Story Highlights• Cheney rejects premise of mistakes hurting credibility on Iraq
• Vice president says question about daughter is "out of line"
• Congressional opposition won't stop plan to increase troops, he says
• Pulling out of Iraq would validate terrorists' strategy, Cheney says
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WASHINGTON (CNN) -- Vice President Dick Cheney on Wednesday dismissed as "hogwash" the suggestion that blunders may have hurt the administration's credibility on Iraq and led members of Congress on both sides of the aisle to question President Bush's plan to send more troops to Baghdad.
In an interview with CNN's Wolf Blitzer, conducted a day after Bush delivered his State of the Union address, Cheney was asked to respond to some Republicans in Congress who "are now seriously questioning your credibility, because of the blunders and the failures."
To that, Cheney answered, "Wolf, Wolf, I simply don't accept the premise of your question. I just think it's hogwash."
Cheney said the administration is committed to moving ahead with its plan to send more troops to Baghdad, even if Congress passes a resolution in opposition. (Read a transcript of the interview PDF)
"It won't stop us," he said. "And it would be, I think, detrimental from the standpoint of the troops."
If U.S. forces were to pull out of Iraq, "we would simply validate the terrorists' strategy that says the Americans will not stay to complete the task ... that we don't have the stomach for the fight. That's the biggest threat."
He added, "The notion that somehow the effort hasn't been worth it, or that we shouldn't go ahead and complete the task, is just dead wrong."
Cheney said the U.S.-led ouster of Saddam Hussein was the right move. (Watch Cheney tell why the war is a success )
"The world is much safer today because of it," Cheney said.
"There have been three national elections in Iraq. There's a democracy established there, a constitution, a new democratically elected government.
"Saddam has been brought to justice and executed, his sons are dead, his government is gone. And the world is better off for it," he said.
Had Hussein been allowed to remain at the helm of Iraq, "he would, at this point, be engaged in a nuclear arms race with [Iranian President Mahmoud] Ahmadinejad, his blood enemy next door in Iran." (Watch Cheney warn against 'walking away' from Iraq )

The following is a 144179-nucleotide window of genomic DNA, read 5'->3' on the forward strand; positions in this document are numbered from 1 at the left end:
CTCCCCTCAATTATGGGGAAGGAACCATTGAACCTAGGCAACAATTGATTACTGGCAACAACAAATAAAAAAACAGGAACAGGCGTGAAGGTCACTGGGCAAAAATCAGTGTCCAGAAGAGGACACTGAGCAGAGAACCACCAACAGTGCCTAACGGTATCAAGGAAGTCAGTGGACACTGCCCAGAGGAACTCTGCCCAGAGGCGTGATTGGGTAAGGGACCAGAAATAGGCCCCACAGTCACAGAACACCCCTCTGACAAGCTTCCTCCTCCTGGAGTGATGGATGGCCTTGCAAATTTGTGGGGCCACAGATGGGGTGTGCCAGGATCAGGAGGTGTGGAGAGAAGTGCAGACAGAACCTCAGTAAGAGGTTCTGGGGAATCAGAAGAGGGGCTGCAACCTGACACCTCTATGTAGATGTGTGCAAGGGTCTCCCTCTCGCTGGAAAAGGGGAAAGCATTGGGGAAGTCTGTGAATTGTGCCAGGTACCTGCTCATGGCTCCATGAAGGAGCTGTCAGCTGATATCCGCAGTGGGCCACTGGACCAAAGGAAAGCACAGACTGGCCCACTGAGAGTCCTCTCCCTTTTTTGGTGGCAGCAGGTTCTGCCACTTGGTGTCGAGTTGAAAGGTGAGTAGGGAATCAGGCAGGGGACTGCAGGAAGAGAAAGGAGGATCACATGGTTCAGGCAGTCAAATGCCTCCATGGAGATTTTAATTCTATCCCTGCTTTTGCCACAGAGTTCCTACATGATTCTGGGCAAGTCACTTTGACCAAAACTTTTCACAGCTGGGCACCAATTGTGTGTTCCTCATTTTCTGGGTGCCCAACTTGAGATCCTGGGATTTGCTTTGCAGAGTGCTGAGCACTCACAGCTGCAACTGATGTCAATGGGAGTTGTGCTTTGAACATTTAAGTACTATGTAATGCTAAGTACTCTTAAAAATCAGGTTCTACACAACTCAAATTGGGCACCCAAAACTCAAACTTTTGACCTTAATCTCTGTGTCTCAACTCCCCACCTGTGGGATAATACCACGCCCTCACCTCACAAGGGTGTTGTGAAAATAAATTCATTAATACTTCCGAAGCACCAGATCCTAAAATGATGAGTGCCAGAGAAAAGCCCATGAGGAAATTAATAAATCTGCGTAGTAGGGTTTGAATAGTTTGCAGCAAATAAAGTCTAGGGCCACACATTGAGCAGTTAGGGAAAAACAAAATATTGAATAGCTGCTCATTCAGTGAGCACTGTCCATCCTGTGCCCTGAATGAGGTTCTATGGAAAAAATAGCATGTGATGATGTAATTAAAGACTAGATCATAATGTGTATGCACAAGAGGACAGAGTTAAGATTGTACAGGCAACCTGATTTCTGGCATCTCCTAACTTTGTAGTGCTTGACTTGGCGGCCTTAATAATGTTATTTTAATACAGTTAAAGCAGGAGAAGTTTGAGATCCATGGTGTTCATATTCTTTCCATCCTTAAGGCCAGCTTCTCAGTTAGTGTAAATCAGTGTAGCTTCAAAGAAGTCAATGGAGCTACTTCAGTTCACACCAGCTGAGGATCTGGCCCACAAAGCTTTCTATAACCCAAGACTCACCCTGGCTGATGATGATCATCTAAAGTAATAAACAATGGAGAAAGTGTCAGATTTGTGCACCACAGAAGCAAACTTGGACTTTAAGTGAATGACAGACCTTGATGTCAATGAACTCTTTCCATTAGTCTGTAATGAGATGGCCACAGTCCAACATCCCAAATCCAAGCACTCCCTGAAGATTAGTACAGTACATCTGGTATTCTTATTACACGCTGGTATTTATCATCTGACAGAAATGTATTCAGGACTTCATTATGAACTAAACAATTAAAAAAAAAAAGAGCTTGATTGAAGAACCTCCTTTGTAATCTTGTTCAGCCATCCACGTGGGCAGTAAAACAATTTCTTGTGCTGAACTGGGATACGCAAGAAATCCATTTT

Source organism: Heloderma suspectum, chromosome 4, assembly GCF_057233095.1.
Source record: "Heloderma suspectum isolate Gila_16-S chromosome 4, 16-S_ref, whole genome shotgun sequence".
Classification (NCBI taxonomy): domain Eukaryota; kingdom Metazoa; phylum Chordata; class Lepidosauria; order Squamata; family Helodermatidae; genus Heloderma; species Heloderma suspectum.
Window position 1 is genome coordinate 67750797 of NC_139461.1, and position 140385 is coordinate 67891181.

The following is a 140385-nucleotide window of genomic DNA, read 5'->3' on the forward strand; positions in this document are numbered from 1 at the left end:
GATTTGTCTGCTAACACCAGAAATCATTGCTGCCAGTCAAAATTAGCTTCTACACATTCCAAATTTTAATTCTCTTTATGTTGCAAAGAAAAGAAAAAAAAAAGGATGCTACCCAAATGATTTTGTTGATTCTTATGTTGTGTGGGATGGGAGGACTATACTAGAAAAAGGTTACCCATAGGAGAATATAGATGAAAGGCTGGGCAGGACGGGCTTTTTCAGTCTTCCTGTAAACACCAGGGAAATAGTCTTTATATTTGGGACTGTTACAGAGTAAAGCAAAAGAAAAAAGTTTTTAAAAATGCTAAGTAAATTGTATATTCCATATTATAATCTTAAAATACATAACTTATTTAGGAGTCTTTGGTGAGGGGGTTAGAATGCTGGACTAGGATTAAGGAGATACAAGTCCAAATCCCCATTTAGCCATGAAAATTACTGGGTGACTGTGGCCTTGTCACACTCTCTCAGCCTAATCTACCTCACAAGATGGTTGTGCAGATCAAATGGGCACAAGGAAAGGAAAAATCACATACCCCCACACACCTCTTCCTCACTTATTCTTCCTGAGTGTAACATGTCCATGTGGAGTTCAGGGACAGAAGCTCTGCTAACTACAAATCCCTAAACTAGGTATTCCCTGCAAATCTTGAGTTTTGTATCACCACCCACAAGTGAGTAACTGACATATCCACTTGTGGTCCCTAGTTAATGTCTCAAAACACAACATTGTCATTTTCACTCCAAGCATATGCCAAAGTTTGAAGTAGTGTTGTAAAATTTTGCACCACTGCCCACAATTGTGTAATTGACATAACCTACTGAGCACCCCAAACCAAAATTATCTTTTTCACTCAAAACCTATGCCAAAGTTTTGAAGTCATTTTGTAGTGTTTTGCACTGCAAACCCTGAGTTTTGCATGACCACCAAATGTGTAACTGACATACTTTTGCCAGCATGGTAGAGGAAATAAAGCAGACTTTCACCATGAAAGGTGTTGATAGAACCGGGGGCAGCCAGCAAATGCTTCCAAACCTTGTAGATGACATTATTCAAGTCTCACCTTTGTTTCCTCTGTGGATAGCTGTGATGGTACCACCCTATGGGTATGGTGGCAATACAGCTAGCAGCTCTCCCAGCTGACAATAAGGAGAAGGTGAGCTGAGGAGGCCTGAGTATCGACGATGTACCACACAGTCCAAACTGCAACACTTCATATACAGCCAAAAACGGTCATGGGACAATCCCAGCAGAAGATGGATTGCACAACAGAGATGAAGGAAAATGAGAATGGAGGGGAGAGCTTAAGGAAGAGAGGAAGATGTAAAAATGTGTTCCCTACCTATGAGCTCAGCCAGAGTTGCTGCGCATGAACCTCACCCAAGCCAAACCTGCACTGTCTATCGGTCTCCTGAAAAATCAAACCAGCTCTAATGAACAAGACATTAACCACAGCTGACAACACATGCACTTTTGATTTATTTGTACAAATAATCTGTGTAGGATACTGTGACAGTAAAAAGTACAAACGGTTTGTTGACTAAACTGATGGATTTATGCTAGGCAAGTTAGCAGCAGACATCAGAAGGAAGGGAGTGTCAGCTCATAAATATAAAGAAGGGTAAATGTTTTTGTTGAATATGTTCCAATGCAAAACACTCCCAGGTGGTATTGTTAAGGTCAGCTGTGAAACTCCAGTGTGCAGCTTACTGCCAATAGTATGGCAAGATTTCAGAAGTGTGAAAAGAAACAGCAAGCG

Still, Cheney acknowledged "ongoing problems" in Iraq, where an insurgency is blamed for dozens of Iraqi deaths per day and there have been more than 3,000 U.S. military fatalities over the course of the nearly four-year-old war.
"There's problems -- ongoing problems. But we have, in fact, accomplished our objectives of getting rid of the old regime, and there is a new regime in place that's been there for less than a year, far too soon for you guys to write them off."
He added, "We still have more work to do to get a handle on the security situation, and the president's put a plan in place to do that." (Watch how the war in Iraq has changed )
Asked to describe the biggest mistake made by U.S. war planners, Cheney said, "I think we underestimated the extent to which 30 years of Saddam's rule had really hammered the population, especially the Shia population, into submissiveness. It's very hard for them to stand up and take responsibility, in part because anybody who's done that in the past have had their heads chopped off."
Asked about criticism from a conservative group about the pregnancy of his openly gay daughter Mary, who is in a relationship with a female partner, Cheney expressed irritation with the question. (Watch Cheney's response to questions about his daughter )
And the vice president carefully avoided talk about the 2008 presidential race beyond expressing outright opposition to Sen. Hillary Clinton of New York "because she's a Democrat" and saying he and Republican Sen. John McCain of Arizona "agree on many things and disagree on others."
While refusing otherwise to speculate on the 2008 campaign, Cheney said Clinton will not be president, and even if she were to win she wouldn't make a good chief executive.
"I don't agree with her philosophically and from a policy standpoint," the vice president said.
McCain, like Clinton a likely presidential aspirant, said last week that President Bush has "been very badly served by both the vice president and, most of all, [former] Secretary of Defense" Donald Rumsfeld.
But Cheney shrugged off McCain's comments, calling the Arizona senator a "good man."
Cheney defended Rumsfeld for doing a "superb job" in his six years in the Bush administration.
Vice President Dick Cheney said Wednesday that the White House will go forward with its Iraq troop increase.
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